When you think about training camp battles, which ones are your favorites?
The first one that comes to my mind is Dez Bryant vs. Orlando Scandrick. Both guys are competitors on every snap and think the ball is theirs when it comes out of Tony Romo’s golden right hand.
It’s going to be a ton of fun to watch Sean Lee chase down Ezekiel Elliott all over the field in Oxnard next week. Lee’s ability to navigate coverage combined with Zeke’s innate feel for the play will set up a beautiful chess match between the pro bowl linebacker and rookie prodigy.
The usual offensive and defensive line match-ups will certainly have their share of moments, and may even help people reminisce about Tyron Smith’s early days against DeMarcus Ware.
All of these battles are well and good, and will certainly make headlines throughout August, but I had another thought, and perhaps, one a little more fun.
A football team is a brotherhood
Just ask Denzel Washington (Remember The Titans, anyone?). When you walk out onto the field, if you have the same jersey on as another player, you protect each other, and do everything you can to beat the guy wearing a different color. But, in August, during training camp, long before those bonds are created, a few guys aren’t quite in that mindset yet.
Just ask Tony Romo, Cole Beasley, Barry Church, Lance Dunbar, or Lucky Whitehead. Among other things, this small fraternity of players have something in common: all of their backs were up against a wall when they first walked out onto the field in California. But they scratched, and clawed, and made the team.
Having said that, them making the squad meant something else: another guy was sent home.
So I thought to myself, who could be those guys this year? More specifically, which battles on this team could result in only one of the two players making the squad? Which gauntlets will be so heated, that one guy can send another packing? Listed below are three match-ups that could end up being for the 53rd spot on the team.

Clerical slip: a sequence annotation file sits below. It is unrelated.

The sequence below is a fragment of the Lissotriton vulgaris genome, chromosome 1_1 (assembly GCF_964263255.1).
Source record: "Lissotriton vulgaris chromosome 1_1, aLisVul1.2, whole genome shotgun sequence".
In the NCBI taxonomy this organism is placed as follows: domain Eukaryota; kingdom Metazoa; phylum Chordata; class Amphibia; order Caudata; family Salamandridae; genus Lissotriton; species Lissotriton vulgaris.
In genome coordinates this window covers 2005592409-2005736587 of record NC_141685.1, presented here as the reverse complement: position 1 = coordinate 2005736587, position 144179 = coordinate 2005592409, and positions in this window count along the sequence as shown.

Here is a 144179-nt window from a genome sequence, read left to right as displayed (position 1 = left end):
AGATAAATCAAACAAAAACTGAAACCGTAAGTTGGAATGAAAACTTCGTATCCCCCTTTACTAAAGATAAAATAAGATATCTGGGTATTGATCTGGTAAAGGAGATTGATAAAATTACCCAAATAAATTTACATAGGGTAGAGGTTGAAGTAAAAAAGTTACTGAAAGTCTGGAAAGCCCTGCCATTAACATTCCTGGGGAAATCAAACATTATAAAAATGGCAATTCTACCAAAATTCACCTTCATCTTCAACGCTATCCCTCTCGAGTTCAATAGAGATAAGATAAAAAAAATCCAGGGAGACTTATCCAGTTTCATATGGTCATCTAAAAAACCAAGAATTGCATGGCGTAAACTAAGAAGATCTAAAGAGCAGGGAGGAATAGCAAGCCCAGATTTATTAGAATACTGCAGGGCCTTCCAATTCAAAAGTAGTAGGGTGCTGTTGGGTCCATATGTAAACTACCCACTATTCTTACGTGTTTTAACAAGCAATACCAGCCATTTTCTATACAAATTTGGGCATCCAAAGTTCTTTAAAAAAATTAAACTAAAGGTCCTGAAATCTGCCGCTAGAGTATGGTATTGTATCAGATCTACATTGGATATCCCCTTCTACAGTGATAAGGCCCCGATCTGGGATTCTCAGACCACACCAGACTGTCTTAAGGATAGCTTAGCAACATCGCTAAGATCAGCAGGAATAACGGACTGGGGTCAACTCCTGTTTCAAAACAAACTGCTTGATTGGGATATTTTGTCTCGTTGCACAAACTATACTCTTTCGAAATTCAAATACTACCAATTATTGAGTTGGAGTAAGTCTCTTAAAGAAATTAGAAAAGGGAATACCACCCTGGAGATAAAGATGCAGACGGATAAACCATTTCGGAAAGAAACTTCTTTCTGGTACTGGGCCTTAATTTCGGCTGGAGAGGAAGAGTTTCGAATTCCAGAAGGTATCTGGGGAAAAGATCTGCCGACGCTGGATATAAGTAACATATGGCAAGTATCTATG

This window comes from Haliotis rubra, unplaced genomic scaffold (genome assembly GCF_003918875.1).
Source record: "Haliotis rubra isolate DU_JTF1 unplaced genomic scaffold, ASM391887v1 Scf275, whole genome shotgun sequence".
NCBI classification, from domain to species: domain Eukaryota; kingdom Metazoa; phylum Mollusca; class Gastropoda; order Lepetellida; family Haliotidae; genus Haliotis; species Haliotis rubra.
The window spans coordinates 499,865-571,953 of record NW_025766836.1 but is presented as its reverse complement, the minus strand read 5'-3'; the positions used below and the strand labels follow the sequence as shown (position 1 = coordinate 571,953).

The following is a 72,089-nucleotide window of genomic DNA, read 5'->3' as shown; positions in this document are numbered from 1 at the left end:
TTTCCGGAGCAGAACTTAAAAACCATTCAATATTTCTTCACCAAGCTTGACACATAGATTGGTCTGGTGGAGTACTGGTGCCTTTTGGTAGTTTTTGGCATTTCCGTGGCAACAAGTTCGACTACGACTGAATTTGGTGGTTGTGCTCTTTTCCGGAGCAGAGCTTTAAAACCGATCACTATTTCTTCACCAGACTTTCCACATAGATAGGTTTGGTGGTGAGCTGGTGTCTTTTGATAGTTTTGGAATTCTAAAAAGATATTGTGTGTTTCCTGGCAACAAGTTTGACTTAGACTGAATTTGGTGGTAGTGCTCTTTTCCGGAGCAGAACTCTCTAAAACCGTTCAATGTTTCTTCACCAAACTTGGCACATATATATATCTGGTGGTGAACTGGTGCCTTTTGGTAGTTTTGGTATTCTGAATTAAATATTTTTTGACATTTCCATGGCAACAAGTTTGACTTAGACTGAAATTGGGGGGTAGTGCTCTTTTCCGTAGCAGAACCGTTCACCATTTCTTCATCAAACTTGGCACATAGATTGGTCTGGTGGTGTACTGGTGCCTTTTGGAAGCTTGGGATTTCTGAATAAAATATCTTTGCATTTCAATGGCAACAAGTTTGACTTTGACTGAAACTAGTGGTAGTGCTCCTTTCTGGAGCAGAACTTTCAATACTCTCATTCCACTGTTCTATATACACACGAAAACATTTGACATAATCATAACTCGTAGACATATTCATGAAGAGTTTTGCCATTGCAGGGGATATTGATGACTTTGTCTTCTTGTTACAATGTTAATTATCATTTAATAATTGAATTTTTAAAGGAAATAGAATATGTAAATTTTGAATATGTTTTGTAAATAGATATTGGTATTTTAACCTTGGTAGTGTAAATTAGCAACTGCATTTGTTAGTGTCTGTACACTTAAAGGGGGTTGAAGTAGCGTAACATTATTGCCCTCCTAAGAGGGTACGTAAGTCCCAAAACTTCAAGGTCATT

J.J. Wilcox vs Geoff Swaim
It’s no secret that several members of Cowboys Nation have been upset by the play of J.J. Wilcox since he was drafted in the third round of the 2013 NFL Draft. He was dethroned from his seat at free safety halfway through last season by a budding star in Byron Jones. Since then, many people feel that his better fit could be more of a box strong safety type player.
Having said that, there are some who feel that his spot on the team isn’t so sure heading into camp this year. Because of his delegation to second team, we’ll be seeing him have to guard Geoff Swaim, a second/third team tight end, a lot this August.
Swaim, if you’ll recall, had an all-but-stellar preseason last year, making a name for himself as Jameill Showers’ favorite target. However, this front office used their last pick in this year’s draft on a talented project player in Rico Gathers, who will get snaps at tight end.
Swaim was initially brought in as a blocking tight end, but showed the ability to regularly haul in passes last preseason. He’s going to need to show the ability to get open against man coverage and continue to be a reliable pass catcher. Wilcox hasn’t shown the consistency that you look for out of a third round pick. He’s going to need to carry Swaim on several different route combinations and work to make up for the four-inch height gap.
One of Wilcox’s best attributes is his physicality and willingness to hit. While this might work against softer tight ends, it may have less impact against Swaim, who showed last season that he’s not afraid to catch passes over the middle in the face of danger.
One of #87’s better highlights was against San Francisco on a deep 25-yard seam pass. Right as he went for the catch, he got nailed in the back by the lurking safety. Still, the tight end out of Texas caught the ball, and gained the first down.
Swaim won’t beat you with his athleticism, but neither will Jason Witten.
I honestly believe that both players will make this team, but I’m starting to think that Swaim may be more valuable, especially if Kavon Frazier, who the Cowboys had a fourth round grade on, can show cover abilities.
This team is one injury away from our 3rd string tight end getting starting time, because of the offensive formations we like to run. Therefore, if I had to choose one, I’m giving Swaim the edge here. It’s not often you see a third round pick get cut before his rookie contract expires, but if he gets outplayed, it could happen.
Deji Olatoye vs Lucky Whitehead